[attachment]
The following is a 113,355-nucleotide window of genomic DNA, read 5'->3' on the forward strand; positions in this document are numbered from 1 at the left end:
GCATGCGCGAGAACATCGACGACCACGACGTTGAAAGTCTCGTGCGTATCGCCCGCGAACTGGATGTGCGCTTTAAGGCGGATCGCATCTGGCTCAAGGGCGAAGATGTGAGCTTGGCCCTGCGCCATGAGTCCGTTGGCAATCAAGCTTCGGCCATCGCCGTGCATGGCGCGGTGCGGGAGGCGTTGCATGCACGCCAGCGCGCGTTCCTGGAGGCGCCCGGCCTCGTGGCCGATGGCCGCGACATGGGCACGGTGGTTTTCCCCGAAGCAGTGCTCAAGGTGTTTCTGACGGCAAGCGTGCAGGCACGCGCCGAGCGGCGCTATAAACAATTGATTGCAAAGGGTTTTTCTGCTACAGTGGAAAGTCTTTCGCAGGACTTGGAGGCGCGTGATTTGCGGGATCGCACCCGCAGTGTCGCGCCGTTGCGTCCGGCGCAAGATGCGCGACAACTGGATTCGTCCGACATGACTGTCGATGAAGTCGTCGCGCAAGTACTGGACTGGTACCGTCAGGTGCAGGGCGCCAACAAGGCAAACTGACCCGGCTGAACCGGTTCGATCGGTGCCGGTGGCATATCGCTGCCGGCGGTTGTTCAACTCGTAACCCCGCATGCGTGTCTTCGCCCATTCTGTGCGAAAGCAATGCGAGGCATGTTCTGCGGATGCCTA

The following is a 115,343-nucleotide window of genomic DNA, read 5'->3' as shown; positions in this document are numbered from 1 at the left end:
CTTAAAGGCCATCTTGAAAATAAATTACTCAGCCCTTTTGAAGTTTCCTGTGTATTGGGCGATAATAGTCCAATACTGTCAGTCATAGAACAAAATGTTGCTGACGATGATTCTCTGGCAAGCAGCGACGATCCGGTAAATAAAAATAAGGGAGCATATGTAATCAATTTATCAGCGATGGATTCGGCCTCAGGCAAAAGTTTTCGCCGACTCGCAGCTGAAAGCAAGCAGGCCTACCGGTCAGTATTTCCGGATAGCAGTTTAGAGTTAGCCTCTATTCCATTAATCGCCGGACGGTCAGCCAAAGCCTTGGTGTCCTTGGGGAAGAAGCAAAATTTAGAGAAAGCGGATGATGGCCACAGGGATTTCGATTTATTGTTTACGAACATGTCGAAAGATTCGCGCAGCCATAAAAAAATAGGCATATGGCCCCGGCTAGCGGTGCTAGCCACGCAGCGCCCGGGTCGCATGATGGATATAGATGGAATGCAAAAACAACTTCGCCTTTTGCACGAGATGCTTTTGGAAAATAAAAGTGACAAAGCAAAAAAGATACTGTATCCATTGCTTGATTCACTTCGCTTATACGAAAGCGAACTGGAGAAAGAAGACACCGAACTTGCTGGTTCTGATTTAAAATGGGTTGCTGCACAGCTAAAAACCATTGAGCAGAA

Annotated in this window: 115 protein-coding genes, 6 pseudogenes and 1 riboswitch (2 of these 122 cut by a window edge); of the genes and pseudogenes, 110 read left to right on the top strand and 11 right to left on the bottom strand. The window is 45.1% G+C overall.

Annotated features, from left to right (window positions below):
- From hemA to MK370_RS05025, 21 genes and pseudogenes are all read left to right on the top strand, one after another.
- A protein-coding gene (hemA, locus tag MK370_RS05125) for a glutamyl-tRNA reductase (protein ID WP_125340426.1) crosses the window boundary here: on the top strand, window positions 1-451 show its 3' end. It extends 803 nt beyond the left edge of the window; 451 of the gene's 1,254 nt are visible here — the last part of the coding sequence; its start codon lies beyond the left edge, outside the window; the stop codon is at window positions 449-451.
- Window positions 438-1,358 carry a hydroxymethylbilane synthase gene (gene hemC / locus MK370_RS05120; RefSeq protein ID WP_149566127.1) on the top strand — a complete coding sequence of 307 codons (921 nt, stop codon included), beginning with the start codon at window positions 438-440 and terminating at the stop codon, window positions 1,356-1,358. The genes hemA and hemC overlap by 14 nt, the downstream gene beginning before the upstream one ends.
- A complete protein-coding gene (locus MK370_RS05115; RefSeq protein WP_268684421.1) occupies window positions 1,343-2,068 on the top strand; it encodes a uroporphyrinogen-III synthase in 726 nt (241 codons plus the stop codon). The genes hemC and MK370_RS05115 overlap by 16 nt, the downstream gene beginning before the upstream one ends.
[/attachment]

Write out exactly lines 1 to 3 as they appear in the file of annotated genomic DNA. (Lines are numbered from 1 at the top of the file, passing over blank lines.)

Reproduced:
The following is a 113,355-nucleotide window of genomic DNA, read 5'->3' on the forward strand; positions in this document are numbered from 1 at the left end:
GCATGCGCGAGAACATCGACGACCACGACGTTGAAAGTCTCGTGCGTATCGCCCGCGAACTGGATGTGCGCTTTAAGGCGGATCGCATCTGGCTCAAGGGCGAAGATGTGAGCTTGGCCCTGCGCCATGAGTCCGTTGGCAATCAAGCTTCGGCCATCGCCGTGCATGGCGCGGTGCGGGAGGCGTTGCATGCACGCCAGCGCGCGTTCCTGGAGGCGCCCGGCCTCGTGGCCGATGGCCGCGACATGGGCACGGTGGTTTTCCCCGAAGCAGTGCTCAAGGTGTTTCTGACGGCAAGCGTGCAGGCACGCGCCGAGCGGCGCTATAAACAATTGATTGCAAAGGGTTTTTCTGCTACAGTGGAAAGTCTTTCGCAGGACTTGGAGGCGCGTGATTTGCGGGATCGCACCCGCAGTGTCGCGCCGTTGCGTCCGGCGCAAGATGCGCGACAACTGGATTCGTCCGACATGACTGTCGATGAAGTCGTCGCGCAAGTACTGGACTGGTACCGTCAGGTGCAGGGCGCCAACAAGGCAAACTGACCCGGCTGAACCGGTTCGATCGGTGCCGGTGGCATATCGCTGCCGGCGGTTGTTCAACTCGTAACCCCGCATGCGTGTCTTCGCCCATTCTGTGCGAAAGCAATGCGAGGCATGTTCTGCGGATGCCTA

The following is a 115,343-nucleotide window of genomic DNA, read 5'->3' as shown; positions in this document are numbered from 1 at the left end: